April's tax and price changes at a glance
Monday 6 April marked the start of the new tax year, which means a host of changes to tax and state benefits.
Unusually, this year sees the Budget delivered after the start of the new tax year. Chancellor Alistair Darling will unveil his Budget on 22 April, 16 days into the tax year 2009/10. Commentators say this indicates that there will be no major changes to either income tax or National Insurance.
Changes to tax and benefits
* For many people, the most significant change is the 5% increase in the basic state pension. Individuals will see their weekly income increase from £90.70 to £95.25.
The government reviews the basic state pension each April and has the option to increase it in-line with the Retail Prices Index the previous September.
* Pension Credit also increased to £130.00 a week for individuals and £198.45 for couples.
* Meanwhile, Personal Allowances (the amount you can earn before you have to start paying income tax) has increased from £6,035 to £6,475. People aged over 65 will now have a Personal Allowance of £9,490, up from £9,030.
* The income level at which National Insurance must be paid has increased from £5,435 a year (or £105 a week) to £5,715 (or £110 a week).
* People earning more than £40,000 could see their National Insurance (NI) contributions increase. Previously, NI was payable at 11% of the first £40,400, but from 6 April this changes to 11% of the first £43,875 and 1% thereafter.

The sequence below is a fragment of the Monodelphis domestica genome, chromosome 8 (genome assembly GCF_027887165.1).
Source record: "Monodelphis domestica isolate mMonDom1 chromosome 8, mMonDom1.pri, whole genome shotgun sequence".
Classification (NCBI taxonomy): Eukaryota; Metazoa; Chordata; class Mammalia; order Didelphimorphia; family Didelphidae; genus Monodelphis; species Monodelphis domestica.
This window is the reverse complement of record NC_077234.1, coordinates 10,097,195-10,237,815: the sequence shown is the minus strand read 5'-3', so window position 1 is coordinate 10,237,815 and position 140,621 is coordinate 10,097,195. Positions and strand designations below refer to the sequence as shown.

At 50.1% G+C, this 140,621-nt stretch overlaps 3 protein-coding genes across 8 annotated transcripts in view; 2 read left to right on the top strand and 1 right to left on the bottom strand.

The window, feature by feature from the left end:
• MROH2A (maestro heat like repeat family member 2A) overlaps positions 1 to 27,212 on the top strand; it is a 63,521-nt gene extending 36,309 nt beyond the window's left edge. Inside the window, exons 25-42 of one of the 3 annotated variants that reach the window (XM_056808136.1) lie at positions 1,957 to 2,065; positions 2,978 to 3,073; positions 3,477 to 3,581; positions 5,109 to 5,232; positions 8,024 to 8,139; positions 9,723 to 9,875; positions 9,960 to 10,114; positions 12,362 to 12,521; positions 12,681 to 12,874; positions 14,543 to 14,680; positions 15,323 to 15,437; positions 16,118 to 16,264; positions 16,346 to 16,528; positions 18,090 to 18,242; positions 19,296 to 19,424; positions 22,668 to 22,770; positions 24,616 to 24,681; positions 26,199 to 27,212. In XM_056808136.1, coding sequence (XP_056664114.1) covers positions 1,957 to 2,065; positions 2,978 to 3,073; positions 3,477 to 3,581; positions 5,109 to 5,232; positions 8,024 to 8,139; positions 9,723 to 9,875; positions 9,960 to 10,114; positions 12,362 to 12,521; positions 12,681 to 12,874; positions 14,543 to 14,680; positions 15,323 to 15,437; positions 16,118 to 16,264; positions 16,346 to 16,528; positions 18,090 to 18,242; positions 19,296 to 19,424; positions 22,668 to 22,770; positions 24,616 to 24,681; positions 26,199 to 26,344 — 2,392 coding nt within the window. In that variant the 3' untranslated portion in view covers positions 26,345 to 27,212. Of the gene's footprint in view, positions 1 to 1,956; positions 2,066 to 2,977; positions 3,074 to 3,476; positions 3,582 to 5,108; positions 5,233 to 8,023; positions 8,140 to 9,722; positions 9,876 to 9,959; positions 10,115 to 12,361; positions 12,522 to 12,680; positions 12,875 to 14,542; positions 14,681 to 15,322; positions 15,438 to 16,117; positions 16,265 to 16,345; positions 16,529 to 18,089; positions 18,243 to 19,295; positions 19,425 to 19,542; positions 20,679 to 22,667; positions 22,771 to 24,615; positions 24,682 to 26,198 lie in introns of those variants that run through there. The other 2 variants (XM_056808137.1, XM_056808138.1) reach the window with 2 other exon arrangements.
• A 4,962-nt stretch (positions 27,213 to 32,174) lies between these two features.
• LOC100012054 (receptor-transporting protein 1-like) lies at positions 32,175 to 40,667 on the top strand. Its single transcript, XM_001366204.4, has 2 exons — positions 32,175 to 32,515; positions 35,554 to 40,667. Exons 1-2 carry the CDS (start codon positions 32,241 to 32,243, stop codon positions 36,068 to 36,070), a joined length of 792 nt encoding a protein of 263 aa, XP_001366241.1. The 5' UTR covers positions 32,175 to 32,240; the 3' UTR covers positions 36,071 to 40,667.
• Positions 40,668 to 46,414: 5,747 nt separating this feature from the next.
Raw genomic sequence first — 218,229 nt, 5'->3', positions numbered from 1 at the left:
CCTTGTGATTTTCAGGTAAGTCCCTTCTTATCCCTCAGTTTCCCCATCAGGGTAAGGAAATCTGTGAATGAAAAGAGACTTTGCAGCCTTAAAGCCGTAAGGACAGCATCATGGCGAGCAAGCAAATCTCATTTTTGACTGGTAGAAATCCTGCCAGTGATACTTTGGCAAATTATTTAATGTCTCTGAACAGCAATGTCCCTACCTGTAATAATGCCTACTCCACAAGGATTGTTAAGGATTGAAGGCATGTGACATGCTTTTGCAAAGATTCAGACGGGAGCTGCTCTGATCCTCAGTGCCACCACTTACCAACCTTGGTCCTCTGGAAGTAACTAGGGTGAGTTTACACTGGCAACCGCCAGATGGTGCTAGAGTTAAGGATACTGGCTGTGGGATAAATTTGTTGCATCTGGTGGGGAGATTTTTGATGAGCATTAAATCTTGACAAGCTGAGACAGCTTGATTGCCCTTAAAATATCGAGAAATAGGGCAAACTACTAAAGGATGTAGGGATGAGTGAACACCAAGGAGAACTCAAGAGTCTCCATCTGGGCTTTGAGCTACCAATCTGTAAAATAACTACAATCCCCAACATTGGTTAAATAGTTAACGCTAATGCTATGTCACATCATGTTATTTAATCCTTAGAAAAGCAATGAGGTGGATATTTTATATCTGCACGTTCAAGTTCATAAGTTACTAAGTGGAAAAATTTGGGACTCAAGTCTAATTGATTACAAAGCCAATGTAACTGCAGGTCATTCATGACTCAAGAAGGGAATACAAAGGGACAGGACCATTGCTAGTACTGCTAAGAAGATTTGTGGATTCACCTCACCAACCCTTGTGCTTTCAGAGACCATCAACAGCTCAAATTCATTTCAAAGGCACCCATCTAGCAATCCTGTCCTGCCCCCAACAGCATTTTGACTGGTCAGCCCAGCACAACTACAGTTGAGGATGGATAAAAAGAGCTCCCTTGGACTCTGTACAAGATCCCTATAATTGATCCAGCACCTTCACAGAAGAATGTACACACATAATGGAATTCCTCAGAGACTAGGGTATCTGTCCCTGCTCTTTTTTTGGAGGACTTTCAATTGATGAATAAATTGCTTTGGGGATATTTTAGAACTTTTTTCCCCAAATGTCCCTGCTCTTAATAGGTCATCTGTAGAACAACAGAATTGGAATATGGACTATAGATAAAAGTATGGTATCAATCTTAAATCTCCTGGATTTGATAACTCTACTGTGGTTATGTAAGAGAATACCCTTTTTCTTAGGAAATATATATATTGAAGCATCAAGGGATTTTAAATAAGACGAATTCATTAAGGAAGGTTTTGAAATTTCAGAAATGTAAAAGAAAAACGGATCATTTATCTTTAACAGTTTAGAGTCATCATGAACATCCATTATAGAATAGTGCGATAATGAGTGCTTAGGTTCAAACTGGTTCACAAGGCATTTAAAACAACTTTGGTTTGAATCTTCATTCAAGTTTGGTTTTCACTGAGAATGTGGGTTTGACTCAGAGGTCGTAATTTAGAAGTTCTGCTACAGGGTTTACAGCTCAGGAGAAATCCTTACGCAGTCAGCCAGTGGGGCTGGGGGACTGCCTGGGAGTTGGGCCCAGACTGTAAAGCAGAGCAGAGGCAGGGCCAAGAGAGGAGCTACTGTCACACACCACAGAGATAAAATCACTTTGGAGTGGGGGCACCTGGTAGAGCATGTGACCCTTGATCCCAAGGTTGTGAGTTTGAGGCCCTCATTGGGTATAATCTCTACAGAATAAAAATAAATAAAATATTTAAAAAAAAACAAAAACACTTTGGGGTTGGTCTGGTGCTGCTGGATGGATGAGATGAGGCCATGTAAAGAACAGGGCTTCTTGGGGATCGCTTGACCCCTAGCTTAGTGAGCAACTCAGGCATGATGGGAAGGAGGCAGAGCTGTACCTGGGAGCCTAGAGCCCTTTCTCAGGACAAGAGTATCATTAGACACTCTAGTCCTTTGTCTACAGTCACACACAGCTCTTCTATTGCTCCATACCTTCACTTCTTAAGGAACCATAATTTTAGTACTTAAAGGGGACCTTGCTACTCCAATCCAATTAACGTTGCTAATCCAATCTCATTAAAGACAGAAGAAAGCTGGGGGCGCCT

* Expectant mothers can now claim a one-off tax-free cash bonus of £190. The new Health in Pregnancy Grant (HiPG) is intended to help pregnant mothers stay healthy in the run up to the birth, and help meet some of the costs of parenthood.
The grant, which is not dependable on household income and will not affect any other benefits, is available to expectant mothers in the UK from the 25th week of pregnancy. It is payable for each pregnancy, not each baby. Pregnant women with a due date after 6 April 2009 can claim their £190 by picking up a form from their midwife or doctor. Your midwife or doctor must fill in their part of the form and sign it before giving it to you.
You must then send the form to Customs and Revenue within 31 days of it being signed. The money will be paid directly into your bank account.
* Parents collecting child tax credit will get a slight boom this new tax year as this rises from £2,085 to £2,235. Pension credit, meanwhile, rises from £124 a week to £130 for individuals. Couples will see their pension credit increase from £189 to £198.
* Inheritance tax also faces a tweak. The threshold after which this 40% tax must be paid increases to £325,000, up from £312,000.
* Finally, flexible working has been extended to include parents of children under 16, who now have the right to request flexible hours. However, although these requests must be considered by employers, there is no obligation. Previously, only parents with children under the age of six had to right to request flexible working hours.
* Homeowners looking to sell their property will now have to have a Home Information Pack (HIP) in place before they can put their home on the market. Previously, a HIP only had to be commissioned before a house could be put up for sale.